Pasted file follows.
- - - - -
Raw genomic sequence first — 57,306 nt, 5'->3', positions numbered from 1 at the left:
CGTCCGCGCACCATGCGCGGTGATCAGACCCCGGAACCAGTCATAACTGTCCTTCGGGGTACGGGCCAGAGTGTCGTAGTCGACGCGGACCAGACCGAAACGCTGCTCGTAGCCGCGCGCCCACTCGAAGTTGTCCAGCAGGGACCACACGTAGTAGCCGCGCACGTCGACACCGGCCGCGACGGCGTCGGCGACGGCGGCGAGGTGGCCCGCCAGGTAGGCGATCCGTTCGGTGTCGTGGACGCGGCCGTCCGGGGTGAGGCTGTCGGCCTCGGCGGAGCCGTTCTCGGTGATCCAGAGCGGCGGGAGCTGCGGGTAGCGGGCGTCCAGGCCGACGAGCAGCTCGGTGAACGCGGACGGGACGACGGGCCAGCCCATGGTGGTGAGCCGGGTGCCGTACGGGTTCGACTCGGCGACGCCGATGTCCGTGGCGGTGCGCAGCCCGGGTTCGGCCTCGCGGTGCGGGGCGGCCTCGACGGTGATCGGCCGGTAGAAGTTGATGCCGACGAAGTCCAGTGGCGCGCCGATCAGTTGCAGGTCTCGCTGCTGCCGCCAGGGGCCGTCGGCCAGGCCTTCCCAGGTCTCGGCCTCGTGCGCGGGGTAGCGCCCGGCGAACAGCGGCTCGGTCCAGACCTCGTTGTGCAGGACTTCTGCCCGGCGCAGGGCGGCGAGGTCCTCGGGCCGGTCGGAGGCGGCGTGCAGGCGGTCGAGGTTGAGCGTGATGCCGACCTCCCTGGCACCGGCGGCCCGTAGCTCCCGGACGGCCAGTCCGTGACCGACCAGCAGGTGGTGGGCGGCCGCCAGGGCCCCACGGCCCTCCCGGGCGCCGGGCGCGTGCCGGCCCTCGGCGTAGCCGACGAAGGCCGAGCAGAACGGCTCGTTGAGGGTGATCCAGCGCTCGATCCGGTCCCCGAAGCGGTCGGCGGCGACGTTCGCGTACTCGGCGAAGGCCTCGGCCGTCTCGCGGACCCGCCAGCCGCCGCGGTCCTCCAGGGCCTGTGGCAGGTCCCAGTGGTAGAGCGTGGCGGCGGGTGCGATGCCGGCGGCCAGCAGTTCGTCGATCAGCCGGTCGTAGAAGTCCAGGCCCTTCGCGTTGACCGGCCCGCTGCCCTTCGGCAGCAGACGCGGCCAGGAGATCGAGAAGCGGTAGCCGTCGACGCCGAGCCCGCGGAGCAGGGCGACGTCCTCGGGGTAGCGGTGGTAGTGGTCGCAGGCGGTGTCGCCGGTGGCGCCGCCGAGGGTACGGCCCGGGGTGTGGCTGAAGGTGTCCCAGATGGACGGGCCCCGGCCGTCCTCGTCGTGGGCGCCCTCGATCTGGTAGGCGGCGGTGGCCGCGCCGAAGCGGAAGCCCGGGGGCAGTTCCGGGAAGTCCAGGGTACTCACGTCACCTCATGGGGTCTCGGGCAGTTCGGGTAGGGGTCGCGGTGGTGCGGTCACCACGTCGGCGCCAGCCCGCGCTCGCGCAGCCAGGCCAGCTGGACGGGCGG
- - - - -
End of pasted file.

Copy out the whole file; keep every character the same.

Raw genomic sequence first — 57,306 nt, 5'->3', positions numbered from 1 at the left:
CGTCCGCGCACCATGCGCGGTGATCAGACCCCGGAACCAGTCATAACTGTCCTTCGGGGTACGGGCCAGAGTGTCGTAGTCGACGCGGACCAGACCGAAACGCTGCTCGTAGCCGCGCGCCCACTCGAAGTTGTCCAGCAGGGACCACACGTAGTAGCCGCGCACGTCGACACCGGCCGCGACGGCGTCGGCGACGGCGGCGAGGTGGCCCGCCAGGTAGGCGATCCGTTCGGTGTCGTGGACGCGGCCGTCCGGGGTGAGGCTGTCGGCCTCGGCGGAGCCGTTCTCGGTGATCCAGAGCGGCGGGAGCTGCGGGTAGCGGGCGTCCAGGCCGACGAGCAGCTCGGTGAACGCGGACGGGACGACGGGCCAGCCCATGGTGGTGAGCCGGGTGCCGTACGGGTTCGACTCGGCGACGCCGATGTCCGTGGCGGTGCGCAGCCCGGGTTCGGCCTCGCGGTGCGGGGCGGCCTCGACGGTGATCGGCCGGTAGAAGTTGATGCCGACGAAGTCCAGTGGCGCGCCGATCAGTTGCAGGTCTCGCTGCTGCCGCCAGGGGCCGTCGGCCAGGCCTTCCCAGGTCTCGGCCTCGTGCGCGGGGTAGCGCCCGGCGAACAGCGGCTCGGTCCAGACCTCGTTGTGCAGGACTTCTGCCCGGCGCAGGGCGGCGAGGTCCTCGGGCCGGTCGGAGGCGGCGTGCAGGCGGTCGAGGTTGAGCGTGATGCCGACCTCCCTGGCACCGGCGGCCCGTAGCTCCCGGACGGCCAGTCCGTGACCGACCAGCAGGTGGTGGGCGGCCGCCAGGGCCCCACGGCCCTCCCGGGCGCCGGGCGCGTGCCGGCCCTCGGCGTAGCCGACGAAGGCCGAGCAGAACGGCTCGTTGAGGGTGATCCAGCGCTCGATCCGGTCCCCGAAGCGGTCGGCGGCGACGTTCGCGTACTCGGCGAAGGCCTCGGCCGTCTCGCGGACCCGCCAGCCGCCGCGGTCCTCCAGGGCCTGTGGCAGGTCCCAGTGGTAGAGCGTGGCGGCGGGTGCGATGCCGGCGGCCAGCAGTTCGTCGATCAGCCGGTCGTAGAAGTCCAGGCCCTTCGCGTTGACCGGCCCGCTGCCCTTCGGCAGCAGACGCGGCCAGGAGATCGAGAAGCGGTAGCCGTCGACGCCGAGCCCGCGGAGCAGGGCGACGTCCTCGGGGTAGCGGTGGTAGTGGTCGCAGGCGGTGTCGCCGGTGGCGCCGCCGAGGGTACGGCCCGGGGTGTGGCTGAAGGTGTCCCAGATGGACGGGCCCCGGCCGTCCTCGTCGTGGGCGCCCTCGATCTGGTAGGCGGCGGTGGCCGCGCCGAAGCGGAAGCCCGGGGGCAGTTCCGGGAAGTCCAGGGTACTCACGTCACCTCATGGGGTCTCGGGCAGTTCGGGTAGGGGTCGCGGTGGTGCGGTCACCACGTCGGCGCCAGCCCGCGCTCGCGCAGCCAGGCCAGCTGGACGGGCGG